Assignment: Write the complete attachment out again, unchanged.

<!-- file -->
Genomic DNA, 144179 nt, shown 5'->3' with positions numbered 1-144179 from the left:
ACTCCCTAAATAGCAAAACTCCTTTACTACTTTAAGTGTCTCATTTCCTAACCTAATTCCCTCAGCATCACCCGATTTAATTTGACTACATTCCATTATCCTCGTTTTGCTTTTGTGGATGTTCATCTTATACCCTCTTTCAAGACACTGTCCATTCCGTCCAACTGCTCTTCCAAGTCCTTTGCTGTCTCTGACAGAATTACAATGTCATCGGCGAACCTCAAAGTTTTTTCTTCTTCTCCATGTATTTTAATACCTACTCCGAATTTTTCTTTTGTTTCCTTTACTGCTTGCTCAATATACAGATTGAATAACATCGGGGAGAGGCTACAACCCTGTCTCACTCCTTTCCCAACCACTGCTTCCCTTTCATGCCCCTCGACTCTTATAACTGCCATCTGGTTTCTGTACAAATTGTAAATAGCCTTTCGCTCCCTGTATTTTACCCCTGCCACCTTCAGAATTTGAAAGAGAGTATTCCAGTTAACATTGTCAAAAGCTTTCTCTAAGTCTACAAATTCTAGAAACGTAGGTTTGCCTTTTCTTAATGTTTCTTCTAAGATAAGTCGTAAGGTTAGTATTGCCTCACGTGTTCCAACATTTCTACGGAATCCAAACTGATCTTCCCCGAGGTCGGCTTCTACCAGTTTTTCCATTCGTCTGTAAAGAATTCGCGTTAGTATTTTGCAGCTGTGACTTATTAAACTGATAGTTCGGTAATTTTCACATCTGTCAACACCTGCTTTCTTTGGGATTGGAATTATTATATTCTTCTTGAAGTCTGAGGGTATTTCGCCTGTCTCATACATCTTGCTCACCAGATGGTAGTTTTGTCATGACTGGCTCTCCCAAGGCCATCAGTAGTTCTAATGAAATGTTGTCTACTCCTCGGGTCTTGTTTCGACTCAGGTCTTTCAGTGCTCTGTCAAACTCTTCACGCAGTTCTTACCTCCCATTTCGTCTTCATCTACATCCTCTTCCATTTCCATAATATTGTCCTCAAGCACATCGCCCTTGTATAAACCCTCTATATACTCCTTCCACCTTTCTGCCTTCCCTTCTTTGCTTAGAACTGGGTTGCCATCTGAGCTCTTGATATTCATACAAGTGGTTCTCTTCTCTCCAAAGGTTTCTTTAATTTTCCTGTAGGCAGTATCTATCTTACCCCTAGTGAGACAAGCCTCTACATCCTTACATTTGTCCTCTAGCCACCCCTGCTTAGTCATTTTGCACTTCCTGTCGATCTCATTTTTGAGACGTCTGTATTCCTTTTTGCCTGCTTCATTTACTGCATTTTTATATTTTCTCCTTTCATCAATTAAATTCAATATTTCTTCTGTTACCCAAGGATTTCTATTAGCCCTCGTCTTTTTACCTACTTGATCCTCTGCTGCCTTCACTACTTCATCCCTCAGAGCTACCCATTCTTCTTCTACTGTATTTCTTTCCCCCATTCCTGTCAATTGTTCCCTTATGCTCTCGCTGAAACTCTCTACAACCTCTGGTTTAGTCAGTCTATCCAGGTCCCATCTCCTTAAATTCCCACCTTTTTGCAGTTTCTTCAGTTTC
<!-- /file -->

Genomic DNA, 144179 nt, shown 5'->3' with positions numbered 1-144179 from the left:
ACTCCCTAAATAGCAAAACTCCTTTACTACTTTAAGTGTCTCATTTCCTAACCTAATTCCCTCAGCATCACCCGATTTAATTTGACTACATTCCATTATCCTCGTTTTGCTTTTGTGGATGTTCATCTTATACCCTCTTTCAAGACACTGTCCATTCCGTCCAACTGCTCTTCCAAGTCCTTTGCTGTCTCTGACAGAATTACAATGTCATCGGCGAACCTCAAAGTTTTTTCTTCTTCTCCATGTATTTTAATACCTACTCCGAATTTTTCTTTTGTTTCCTTTACTGCTTGCTCAATATACAGATTGAATAACATCGGGGAGAGGCTACAACCCTGTCTCACTCCTTTCCCAACCACTGCTTCCCTTTCATGCCCCTCGACTCTTATAACTGCCATCTGGTTTCTGTACAAATTGTAAATAGCCTTTCGCTCCCTGTATTTTACCCCTGCCACCTTCAGAATTTGAAAGAGAGTATTCCAGTTAACATTGTCAAAAGCTTTCTCTAAGTCTACAAATTCTAGAAACGTAGGTTTGCCTTTTCTTAATGTTTCTTCTAAGATAAGTCGTAAGGTTAGTATTGCCTCACGTGTTCCAACATTTCTACGGAATCCAAACTGATCTTCCCCGAGGTCGGCTTCTACCAGTTTTTCCATTCGTCTGTAAAGAATTCGCGTTAGTATTTTGCAGCTGTGACTTATTAAACTGATAGTTCGGTAATTTTCACATCTGTCAACACCTGCTTTCTTTGGGATTGGAATTATTATATTCTTCTTGAAGTCTGAGGGTATTTCGCCTGTCTCATACATCTTGCTCACCAGATGGTAGTTTTGTCATGACTGGCTCTCCCAAGGCCATCAGTAGTTCTAATGAAATGTTGTCTACTCCTCGGGTCTTGTTTCGACTCAGGTCTTTCAGTGCTCTGTCAAACTCTTCACGCAGTTCTTACCTCCCATTTCGTCTTCATCTACATCCTCTTCCATTTCCATAATATTGTCCTCAAGCACATCGCCCTTGTATAAACCCTCTATATACTCCTTCCACCTTTCTGCCTTCCCTTCTTTGCTTAGAACTGGGTTGCCATCTGAGCTCTTGATATTCATACAAGTGGTTCTCTTCTCTCCAAAGGTTTCTTTAATTTTCCTGTAGGCAGTATCTATCTTACCCCTAGTGAGACAAGCCTCTACATCCTTACATTTGTCCTCTAGCCACCCCTGCTTAGTCATTTTGCACTTCCTGTCGATCTCATTTTTGAGACGTCTGTATTCCTTTTTGCCTGCTTCATTTACTGCATTTTTATATTTTCTCCTTTCATCAATTAAATTCAATATTTCTTCTGTTACCCAAGGATTTCTATTAGCCCTCGTCTTTTTACCTACTTGATCCTCTGCTGCCTTCACTACTTCATCCCTCAGAGCTACCCATTCTTCTTCTACTGTATTTCTTTCCCCCATTCCTGTCAATTGTTCCCTTATGCTCTCGCTGAAACTCTCTACAACCTCTGGTTTAGTCAGTCTATCCAGGTCCCATCTCCTTAAATTCCCACCTTTTTGCAGTTTCTTCAGTTTC